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From the archives

The Path of Poetic Resistance

To disarm Canada and its canon

Are Interests Really Value-Free?

A salvo from the “realist” school of Canadian foreign relations

Going It Alone

The marvellous, single-minded, doggedly strange passion of citizen scientists

Attawapiskat versus Ottawa

How a students’ campaign on an isolated reserve overcame years of official neglect

Christopher Moore

Children of the Broken Treaty: Canada’s Lost Promise and One Girl’s Dream

Charlie Angus

University of Regina Press

324 pages, softcover

ISBN: 9780889774018

We are all treaty people, the Cree remind us. We debate what Canada is bound to by those treaties with First Nations that gave us Canada, but the educational promise at least seems plain: “to pay such salaries of teachers to instruct the children of said Indians, and also to provide such school buildings and educational equipment as may seem advisable.”

Charlie Angus, member of Parliament for Timmins-James Bay for a decade and a school trustee before that, focuses Children of the Broken Treaty: Canada’s Lost Promise and One Girl’s Dream on that specific treaty promise. Everywhere in Canada, he observes, students go to schools where accountable local school trustees ensure they are decently funded and equipped. If schools in reserve communities such as Attawapiskat on Ontario’s James Bay shore must be controlled by Ottawa, he asks, should not the government at least meet standards taken for granted in the rest of the country?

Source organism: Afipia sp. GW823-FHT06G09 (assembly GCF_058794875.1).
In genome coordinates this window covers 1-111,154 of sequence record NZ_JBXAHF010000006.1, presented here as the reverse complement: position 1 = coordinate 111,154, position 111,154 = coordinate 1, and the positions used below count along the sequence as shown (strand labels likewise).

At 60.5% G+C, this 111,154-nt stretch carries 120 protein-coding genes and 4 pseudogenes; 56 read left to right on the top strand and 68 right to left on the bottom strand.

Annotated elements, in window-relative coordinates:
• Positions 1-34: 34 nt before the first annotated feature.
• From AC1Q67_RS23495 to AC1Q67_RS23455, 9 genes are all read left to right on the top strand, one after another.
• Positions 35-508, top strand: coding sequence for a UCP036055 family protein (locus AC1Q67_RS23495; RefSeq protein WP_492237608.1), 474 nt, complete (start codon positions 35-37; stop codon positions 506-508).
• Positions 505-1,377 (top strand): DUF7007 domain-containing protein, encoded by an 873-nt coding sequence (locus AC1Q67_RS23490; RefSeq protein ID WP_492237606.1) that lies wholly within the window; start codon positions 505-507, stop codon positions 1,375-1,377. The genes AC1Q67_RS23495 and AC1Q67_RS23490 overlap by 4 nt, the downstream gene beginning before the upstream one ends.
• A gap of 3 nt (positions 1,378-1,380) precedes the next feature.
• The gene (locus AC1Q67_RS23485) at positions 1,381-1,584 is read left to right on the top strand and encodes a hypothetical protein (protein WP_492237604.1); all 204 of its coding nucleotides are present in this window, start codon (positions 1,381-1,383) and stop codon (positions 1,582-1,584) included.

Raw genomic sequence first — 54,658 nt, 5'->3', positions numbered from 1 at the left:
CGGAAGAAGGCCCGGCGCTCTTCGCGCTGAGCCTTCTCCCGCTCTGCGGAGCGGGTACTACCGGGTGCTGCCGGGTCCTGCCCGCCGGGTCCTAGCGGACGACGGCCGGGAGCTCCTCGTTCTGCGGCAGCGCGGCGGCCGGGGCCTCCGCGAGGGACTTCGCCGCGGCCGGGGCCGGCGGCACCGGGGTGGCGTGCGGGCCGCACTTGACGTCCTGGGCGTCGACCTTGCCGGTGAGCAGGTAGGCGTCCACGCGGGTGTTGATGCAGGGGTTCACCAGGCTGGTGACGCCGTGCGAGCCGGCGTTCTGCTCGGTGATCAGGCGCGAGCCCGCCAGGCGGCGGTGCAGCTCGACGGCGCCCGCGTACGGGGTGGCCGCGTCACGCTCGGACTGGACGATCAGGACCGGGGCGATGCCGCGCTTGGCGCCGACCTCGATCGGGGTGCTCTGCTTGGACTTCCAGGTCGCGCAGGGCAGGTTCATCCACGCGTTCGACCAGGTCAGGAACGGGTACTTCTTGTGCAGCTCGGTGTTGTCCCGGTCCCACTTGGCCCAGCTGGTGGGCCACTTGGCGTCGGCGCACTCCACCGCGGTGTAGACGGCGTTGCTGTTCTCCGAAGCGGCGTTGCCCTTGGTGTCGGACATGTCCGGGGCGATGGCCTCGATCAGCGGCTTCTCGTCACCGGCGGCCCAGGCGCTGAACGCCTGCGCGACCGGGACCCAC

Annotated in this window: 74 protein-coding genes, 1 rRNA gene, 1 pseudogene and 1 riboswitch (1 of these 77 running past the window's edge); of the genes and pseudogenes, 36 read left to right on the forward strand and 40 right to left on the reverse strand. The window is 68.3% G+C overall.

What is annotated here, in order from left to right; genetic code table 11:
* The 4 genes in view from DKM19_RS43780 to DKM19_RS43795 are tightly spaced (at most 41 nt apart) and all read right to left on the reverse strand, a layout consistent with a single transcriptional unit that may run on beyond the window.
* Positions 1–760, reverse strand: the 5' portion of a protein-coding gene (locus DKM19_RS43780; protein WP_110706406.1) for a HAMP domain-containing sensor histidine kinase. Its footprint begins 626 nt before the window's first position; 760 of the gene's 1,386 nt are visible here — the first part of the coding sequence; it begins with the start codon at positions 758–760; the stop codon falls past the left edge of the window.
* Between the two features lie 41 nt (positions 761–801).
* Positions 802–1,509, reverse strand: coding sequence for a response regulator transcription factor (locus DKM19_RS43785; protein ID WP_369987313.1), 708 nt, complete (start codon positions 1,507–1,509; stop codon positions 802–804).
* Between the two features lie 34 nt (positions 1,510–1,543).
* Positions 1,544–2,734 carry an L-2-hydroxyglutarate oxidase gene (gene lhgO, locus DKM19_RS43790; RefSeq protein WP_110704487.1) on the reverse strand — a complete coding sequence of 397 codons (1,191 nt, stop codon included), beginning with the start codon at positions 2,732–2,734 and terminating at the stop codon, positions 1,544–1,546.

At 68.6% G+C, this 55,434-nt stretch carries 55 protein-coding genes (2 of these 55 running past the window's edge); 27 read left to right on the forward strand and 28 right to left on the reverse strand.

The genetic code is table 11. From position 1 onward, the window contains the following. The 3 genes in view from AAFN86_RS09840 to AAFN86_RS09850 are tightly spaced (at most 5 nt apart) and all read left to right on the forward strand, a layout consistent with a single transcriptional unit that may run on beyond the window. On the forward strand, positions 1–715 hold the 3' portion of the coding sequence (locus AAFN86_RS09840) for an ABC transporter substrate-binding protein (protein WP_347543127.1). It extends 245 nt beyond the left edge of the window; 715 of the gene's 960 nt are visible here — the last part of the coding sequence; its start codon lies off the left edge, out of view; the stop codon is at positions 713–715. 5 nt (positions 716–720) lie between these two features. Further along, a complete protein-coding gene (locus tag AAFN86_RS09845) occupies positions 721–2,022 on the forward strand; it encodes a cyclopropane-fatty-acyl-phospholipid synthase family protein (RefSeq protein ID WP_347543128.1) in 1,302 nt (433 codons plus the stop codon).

There was an elementary school in Attawapiskat, and it had some notable successes in sending local youth on to further education. But the school closed in 2000, condemned as a class-one threat to human health and a chronic source of skin rashes, nosebleeds, and the threat of liver and central nervous system damage for the students who attended. Eventually a commitment for a new school was secured. Then in 2007 Ottawa withdrew the commitment.

Meanwhile Attawapiskat students went to class in a cluster of portables laid out on standard Ministry of Aboriginal Affairs and Northern Development planning principles—looking like “an internment camp,” as one Japanese-Canadian expert put it. The play space was a snowbank in winter and swept with toxic dust in spring and fall. The portables could not withstand winter cold or summer heat, and they warped and cracked and grew mouldy. Hopelessly ill equipped and embarrassing, with the toilet just a partition away from the classroom, they too became unhealthy. Since Ottawa funded the whole system at 20 percent to 50 percent less than what Canadian public schools receive, basic needs went unmet. Attendance and success rates for the local students fell. Teachers and parents alike grew demoralized.